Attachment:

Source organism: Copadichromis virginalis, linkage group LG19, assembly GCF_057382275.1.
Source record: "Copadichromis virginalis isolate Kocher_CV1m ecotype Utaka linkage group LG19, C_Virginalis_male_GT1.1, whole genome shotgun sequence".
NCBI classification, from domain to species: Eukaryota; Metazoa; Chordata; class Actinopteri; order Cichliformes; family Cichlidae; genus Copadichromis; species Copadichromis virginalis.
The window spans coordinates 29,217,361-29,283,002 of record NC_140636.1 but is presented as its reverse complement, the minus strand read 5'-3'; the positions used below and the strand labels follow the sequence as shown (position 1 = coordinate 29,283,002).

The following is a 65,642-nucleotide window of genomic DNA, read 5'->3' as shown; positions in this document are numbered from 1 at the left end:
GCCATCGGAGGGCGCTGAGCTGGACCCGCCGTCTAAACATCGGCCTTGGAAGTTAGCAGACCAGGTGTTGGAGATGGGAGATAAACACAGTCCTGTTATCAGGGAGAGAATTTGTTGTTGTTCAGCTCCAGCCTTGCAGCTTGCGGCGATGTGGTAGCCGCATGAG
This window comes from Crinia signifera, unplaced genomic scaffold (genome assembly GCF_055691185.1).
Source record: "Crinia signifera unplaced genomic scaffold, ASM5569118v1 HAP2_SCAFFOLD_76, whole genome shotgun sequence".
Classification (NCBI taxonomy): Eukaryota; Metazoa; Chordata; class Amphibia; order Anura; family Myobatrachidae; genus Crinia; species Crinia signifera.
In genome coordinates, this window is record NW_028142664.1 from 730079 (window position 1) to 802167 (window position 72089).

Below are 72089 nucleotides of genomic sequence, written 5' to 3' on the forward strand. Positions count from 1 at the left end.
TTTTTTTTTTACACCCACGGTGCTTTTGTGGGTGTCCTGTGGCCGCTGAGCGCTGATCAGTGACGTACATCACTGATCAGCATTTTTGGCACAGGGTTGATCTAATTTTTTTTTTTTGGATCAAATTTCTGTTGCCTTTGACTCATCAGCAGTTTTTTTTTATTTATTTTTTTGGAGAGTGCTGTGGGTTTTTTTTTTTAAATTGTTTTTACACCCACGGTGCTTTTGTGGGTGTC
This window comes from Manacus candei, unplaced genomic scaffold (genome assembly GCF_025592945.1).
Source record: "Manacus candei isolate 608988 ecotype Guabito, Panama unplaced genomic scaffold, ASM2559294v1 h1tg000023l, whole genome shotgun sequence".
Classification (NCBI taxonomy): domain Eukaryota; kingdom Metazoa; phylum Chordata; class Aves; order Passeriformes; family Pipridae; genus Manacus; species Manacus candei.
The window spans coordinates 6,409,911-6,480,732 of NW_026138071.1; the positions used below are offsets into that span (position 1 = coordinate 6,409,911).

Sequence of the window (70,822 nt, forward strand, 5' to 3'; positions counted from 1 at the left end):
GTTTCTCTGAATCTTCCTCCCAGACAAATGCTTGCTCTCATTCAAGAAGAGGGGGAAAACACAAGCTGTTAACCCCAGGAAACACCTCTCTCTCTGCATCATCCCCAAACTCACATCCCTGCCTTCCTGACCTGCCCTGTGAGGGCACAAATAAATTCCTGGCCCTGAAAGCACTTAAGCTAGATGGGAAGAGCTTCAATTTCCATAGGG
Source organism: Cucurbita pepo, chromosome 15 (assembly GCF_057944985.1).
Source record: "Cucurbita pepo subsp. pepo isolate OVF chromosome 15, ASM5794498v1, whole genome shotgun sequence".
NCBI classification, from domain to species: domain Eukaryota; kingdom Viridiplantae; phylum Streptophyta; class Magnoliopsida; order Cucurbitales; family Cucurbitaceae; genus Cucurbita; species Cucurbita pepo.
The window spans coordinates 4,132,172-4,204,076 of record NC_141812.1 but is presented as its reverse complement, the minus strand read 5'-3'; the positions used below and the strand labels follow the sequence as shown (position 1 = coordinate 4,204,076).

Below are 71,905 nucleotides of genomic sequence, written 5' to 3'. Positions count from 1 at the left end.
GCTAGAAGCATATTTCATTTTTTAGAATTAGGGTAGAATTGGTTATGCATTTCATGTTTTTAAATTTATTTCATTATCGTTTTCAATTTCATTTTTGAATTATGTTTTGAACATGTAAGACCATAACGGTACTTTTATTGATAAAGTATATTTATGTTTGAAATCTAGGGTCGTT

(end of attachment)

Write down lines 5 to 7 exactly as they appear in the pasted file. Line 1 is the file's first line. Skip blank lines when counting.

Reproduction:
The following is a 65,642-nucleotide window of genomic DNA, read 5'->3' as shown; positions in this document are numbered from 1 at the left end:
GCCATCGGAGGGCGCTGAGCTGGACCCGCCGTCTAAACATCGGCCTTGGAAGTTAGCAGACCAGGTGTTGGAGATGGGAGATAAACACAGTCCTGTTATCAGGGAGAGAATTTGTTGTTGTTCAGCTCCAGCCTTGCAGCTTGCGGCGATGTGGTAGCCGCATGAG
This window comes from Crinia signifera, unplaced genomic scaffold (genome assembly GCF_055691185.1).